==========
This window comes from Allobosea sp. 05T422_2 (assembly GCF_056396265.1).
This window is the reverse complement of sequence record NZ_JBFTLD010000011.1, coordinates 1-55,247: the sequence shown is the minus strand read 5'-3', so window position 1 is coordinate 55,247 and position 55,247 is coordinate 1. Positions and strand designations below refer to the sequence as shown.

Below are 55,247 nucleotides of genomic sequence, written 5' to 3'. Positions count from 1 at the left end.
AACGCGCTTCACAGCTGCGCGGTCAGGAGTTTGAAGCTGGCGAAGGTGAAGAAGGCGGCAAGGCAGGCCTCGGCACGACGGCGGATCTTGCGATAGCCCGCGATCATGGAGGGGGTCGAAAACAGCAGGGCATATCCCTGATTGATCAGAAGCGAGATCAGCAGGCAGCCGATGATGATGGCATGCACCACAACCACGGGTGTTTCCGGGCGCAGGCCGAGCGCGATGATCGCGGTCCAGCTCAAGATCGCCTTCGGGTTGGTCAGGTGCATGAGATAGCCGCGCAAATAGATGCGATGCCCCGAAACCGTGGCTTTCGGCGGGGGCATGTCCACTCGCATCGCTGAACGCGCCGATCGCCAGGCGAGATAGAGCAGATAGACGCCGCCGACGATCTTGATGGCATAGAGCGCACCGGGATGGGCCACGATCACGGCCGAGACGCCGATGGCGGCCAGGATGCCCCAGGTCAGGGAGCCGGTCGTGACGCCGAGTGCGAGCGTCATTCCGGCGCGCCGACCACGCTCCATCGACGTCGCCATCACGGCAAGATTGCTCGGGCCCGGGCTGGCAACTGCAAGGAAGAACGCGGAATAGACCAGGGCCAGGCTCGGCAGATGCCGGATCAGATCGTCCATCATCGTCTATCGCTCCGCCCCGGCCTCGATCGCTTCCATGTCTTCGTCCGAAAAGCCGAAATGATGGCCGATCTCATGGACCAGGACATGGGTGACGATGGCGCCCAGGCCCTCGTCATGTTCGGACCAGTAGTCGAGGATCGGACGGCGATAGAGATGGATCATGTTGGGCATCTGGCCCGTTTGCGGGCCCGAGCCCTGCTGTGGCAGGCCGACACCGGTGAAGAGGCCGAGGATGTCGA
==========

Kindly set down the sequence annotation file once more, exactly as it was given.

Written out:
This window comes from Allobosea sp. 05T422_2 (assembly GCF_056396265.1).
This window is the reverse complement of sequence record NZ_JBFTLD010000011.1, coordinates 1-55,247: the sequence shown is the minus strand read 5'-3', so window position 1 is coordinate 55,247 and position 55,247 is coordinate 1. Positions and strand designations below refer to the sequence as shown.

Below are 55,247 nucleotides of genomic sequence, written 5' to 3'. Positions count from 1 at the left end.
AACGCGCTTCACAGCTGCGCGGTCAGGAGTTTGAAGCTGGCGAAGGTGAAGAAGGCGGCAAGGCAGGCCTCGGCACGACGGCGGATCTTGCGATAGCCCGCGATCATGGAGGGGGTCGAAAACAGCAGGGCATATCCCTGATTGATCAGAAGCGAGATCAGCAGGCAGCCGATGATGATGGCATGCACCACAACCACGGGTGTTTCCGGGCGCAGGCCGAGCGCGATGATCGCGGTCCAGCTCAAGATCGCCTTCGGGTTGGTCAGGTGCATGAGATAGCCGCGCAAATAGATGCGATGCCCCGAAACCGTGGCTTTCGGCGGGGGCATGTCCACTCGCATCGCTGAACGCGCCGATCGCCAGGCGAGATAGAGCAGATAGACGCCGCCGACGATCTTGATGGCATAGAGCGCACCGGGATGGGCCACGATCACGGCCGAGACGCCGATGGCGGCCAGGATGCCCCAGGTCAGGGAGCCGGTCGTGACGCCGAGTGCGAGCGTCATTCCGGCGCGCCGACCACGCTCCATCGACGTCGCCATCACGGCAAGATTGCTCGGGCCCGGGCTGGCAACTGCAAGGAAGAACGCGGAATAGACCAGGGCCAGGCTCGGCAGATGCCGGATCAGATCGTCCATCATCGTCTATCGCTCCGCCCCGGCCTCGATCGCTTCCATGTCTTCGTCCGAAAAGCCGAAATGATGGCCGATCTCATGGACCAGGACATGGGTGACGATGGCGCCCAGGCCCTCGTCATGTTCGGACCAGTAGTCGAGGATCGGACGGCGATAGAGATGGATCATGTTGGGCATCTGGCCCGTTTGCGGGCCCGAGCCCTGCTGTGGCAGGCCGACACCGGTGAAGAGGCCGAGGATGTCGA